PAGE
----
"Lady-like is in with elegant gloves, pretty dresses and demure hairdos" coos a magazine advertisement, showing a photograph of a smiling woman decked out in what's titled as a "princess line" dress while seductively offering a pie to a man who looks like he could use a shave. She's wearing elbow-length gloves in a kitchen. He's wearing jeans, a rumpled T-shirt and acknowledgement. On the next page Britney Spears is not wearing gloves -- or much of anything really except the look of a pissed-off bad girl. Though she's not serving pie, she's clearly serving something similar.
This magazine is dated 2003, exactly 40 years after Betty Friedan's The Feminine Mystique lobbed a well-aimed grenade into the Formica kitchens of happy, coiffured American housewives. The ads depict a prefeminist and current feminist ideal ... or do they?
While perusing through boxes of women's magazines and cookbooks from my 95-year-old grandmother's estate -- most from the '50s and '60s -- I was completely captivated with the text and photos as they apply to shaping gender roles through kitchen culture. On nearly every page attractive women with white-bright smiles tout the joy of creamy peanut butter or the miracle of extra-crispy chicken fried in shortening, all the while exuding "lady-like" gracefulness while ravenous children or grateful husbands hover nearby.
"Desserts Men Like -- Puddings That Please"; "Here They Are -- Ten Cakes Husbands Like Best!" Not a single magazine depicts images of men and food unless he's standing over a grill ("Hey Dad, It's Showtime!").
Food, cooking and the culture of the kitchen have shaped women's roles beyond passing down recipes for Grandma Millie's applesauce cake or mom's potato latkes. Through advertising, magazine articles and cookbooks, women were essentially taught how to behave "correctly" and to put ourselves under constant surveillance. We were socialized, amused, soothed, deceived, chastised and told what was acceptable (or not). And we loved it as much as we hated it. This is not to say that we bought it all. How many of us really believed that a religious epiphany was easily attained by using margarine instead of butter?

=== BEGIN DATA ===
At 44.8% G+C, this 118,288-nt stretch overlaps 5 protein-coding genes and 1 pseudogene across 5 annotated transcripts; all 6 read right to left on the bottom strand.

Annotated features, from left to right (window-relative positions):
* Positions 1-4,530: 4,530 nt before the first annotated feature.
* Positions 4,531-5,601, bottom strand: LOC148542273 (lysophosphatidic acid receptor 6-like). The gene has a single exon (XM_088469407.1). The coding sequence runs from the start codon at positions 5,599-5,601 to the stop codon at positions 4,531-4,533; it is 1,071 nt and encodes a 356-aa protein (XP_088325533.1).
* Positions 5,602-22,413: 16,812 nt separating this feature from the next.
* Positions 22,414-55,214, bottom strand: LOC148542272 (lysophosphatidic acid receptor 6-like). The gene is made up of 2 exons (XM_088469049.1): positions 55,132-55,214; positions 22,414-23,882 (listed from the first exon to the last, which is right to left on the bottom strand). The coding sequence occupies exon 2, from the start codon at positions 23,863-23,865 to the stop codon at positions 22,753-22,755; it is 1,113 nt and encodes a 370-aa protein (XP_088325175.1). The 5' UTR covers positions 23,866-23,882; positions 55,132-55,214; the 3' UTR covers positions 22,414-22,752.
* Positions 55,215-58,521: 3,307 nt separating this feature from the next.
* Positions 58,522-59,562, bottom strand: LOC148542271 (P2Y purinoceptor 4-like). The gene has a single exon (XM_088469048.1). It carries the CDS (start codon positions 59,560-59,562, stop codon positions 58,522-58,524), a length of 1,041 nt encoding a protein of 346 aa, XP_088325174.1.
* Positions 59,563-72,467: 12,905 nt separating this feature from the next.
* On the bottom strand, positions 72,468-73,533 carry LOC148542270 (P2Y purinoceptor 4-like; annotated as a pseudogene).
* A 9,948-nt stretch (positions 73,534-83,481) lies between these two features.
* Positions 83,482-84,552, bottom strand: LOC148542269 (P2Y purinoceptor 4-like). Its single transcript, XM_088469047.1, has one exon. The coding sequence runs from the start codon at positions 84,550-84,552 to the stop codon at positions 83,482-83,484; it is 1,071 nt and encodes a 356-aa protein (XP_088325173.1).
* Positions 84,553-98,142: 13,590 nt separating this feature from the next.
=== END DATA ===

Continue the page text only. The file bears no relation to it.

My interest in food and gender stems from my lifelong relationship to all food-related tasks -- from growing it to cooking it professionally to writing about food, I have led a food-obsessed life -- and from an equally long roller coaster ride through babe feminism, simultaneous acts of defiance and desire.
Growing up in the '60s and '70s, I digested a constant film loop of Barbie dolls, beach blanket bunnies, flying nuns, Wilma and Betty, genie in a bottle, Grace Slick and Janis Joplin, pageant queens, These-Boots-Were-Made-For-Walking, Nancy Drew, That Girl, bionic and wonder and avenging women; a series of glimmering images that encouraged me to Be All That I Can Be All The Time.
The spectrum of mixed messages could explain my schizophrenia. While urging us to be really-really cute, twiggy thin, blonde and deferential to men, my generation of women also learned that we could be shrewd, enterprising, rebellious and sleuthing super-heroines. Many of us were not going to allow our brains to atrophy by making "Occupation: Housewife" a full-time job; others embraced the romantic Earth Mother image by taking off our bras, putting on long dresses and baking bread. We were caught between contradicting voices, one insisting we were subordinate, one insisting we were equal. After a while, the tension became oppressive, and we found ourselves questioning our roles, unwilling to straddle the gap between the promise of equality and the reality of inequality. We raised our collective voice of wild, factional, insightful and egomaniacal sisterhood, bought a microwave (the ultimate labor-saving device) and got out of the kitchen.